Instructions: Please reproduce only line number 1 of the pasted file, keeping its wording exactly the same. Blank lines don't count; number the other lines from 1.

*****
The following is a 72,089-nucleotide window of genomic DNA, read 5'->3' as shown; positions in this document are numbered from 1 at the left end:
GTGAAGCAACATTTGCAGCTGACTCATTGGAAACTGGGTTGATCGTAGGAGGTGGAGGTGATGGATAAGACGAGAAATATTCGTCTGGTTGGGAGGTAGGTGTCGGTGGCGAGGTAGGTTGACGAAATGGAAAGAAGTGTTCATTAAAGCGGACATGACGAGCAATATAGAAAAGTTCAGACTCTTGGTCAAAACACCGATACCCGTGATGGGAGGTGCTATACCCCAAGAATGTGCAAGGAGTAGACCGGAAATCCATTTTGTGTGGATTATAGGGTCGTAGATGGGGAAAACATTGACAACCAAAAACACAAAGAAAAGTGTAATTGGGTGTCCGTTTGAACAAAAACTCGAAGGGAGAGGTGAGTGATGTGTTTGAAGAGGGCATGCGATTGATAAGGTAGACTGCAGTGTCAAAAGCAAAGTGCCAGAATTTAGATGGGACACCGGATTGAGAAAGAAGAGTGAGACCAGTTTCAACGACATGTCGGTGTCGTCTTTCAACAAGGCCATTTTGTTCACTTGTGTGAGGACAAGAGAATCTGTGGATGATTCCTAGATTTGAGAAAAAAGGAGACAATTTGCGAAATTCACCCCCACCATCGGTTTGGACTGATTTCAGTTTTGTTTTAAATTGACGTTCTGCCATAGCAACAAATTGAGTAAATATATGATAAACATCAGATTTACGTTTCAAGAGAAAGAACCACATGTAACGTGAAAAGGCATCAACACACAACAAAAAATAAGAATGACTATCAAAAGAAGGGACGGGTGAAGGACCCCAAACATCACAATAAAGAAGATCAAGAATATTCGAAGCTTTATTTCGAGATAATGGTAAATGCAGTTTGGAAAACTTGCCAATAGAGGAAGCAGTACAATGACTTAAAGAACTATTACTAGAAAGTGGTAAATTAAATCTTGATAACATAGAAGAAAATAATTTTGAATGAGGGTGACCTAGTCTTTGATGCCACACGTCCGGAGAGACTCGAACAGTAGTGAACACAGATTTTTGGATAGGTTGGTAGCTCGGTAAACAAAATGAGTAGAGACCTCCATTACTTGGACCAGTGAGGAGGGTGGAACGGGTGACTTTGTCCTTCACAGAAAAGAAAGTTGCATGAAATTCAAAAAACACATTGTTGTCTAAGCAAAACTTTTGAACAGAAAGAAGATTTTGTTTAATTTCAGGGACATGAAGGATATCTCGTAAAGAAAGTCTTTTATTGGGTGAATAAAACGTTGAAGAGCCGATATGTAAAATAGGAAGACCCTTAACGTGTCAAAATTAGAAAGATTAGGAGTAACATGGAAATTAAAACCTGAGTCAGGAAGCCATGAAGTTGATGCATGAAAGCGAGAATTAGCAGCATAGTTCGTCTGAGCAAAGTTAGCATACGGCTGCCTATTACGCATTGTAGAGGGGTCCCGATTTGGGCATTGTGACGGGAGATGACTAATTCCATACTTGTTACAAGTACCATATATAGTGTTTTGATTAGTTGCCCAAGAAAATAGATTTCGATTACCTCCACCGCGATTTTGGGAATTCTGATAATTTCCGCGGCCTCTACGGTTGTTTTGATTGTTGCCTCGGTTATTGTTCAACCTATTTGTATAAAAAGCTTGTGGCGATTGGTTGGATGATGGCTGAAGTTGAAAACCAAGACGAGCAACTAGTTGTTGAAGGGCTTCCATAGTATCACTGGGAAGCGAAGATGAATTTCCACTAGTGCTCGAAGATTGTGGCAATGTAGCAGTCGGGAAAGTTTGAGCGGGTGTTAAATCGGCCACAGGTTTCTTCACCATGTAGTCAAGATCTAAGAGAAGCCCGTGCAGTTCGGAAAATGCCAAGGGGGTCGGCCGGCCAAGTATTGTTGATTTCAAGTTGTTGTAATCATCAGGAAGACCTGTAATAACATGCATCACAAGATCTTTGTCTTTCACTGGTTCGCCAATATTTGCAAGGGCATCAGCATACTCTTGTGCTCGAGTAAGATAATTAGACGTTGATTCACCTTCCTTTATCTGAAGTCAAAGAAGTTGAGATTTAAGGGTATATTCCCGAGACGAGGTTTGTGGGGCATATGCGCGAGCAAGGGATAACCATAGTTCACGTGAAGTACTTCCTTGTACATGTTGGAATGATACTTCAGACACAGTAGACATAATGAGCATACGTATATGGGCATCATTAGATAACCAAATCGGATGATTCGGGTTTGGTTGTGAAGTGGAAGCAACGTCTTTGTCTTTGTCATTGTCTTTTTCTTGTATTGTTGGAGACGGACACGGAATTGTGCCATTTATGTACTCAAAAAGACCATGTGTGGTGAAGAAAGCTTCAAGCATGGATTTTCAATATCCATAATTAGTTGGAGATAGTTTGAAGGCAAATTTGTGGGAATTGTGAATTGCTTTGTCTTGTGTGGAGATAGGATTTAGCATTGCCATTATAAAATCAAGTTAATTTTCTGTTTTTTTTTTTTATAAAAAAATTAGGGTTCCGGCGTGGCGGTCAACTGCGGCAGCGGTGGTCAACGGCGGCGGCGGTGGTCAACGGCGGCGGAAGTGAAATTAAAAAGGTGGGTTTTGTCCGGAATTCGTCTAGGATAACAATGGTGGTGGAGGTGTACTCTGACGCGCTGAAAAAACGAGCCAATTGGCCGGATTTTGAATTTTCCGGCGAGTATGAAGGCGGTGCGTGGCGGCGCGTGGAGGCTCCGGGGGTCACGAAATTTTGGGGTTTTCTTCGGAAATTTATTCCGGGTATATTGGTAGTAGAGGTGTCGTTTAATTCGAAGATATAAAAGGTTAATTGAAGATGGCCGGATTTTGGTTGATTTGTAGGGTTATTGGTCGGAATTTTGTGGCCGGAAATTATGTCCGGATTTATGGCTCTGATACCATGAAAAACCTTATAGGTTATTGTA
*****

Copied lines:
The following is a 72,089-nucleotide window of genomic DNA, read 5'->3' as shown; positions in this document are numbered from 1 at the left end: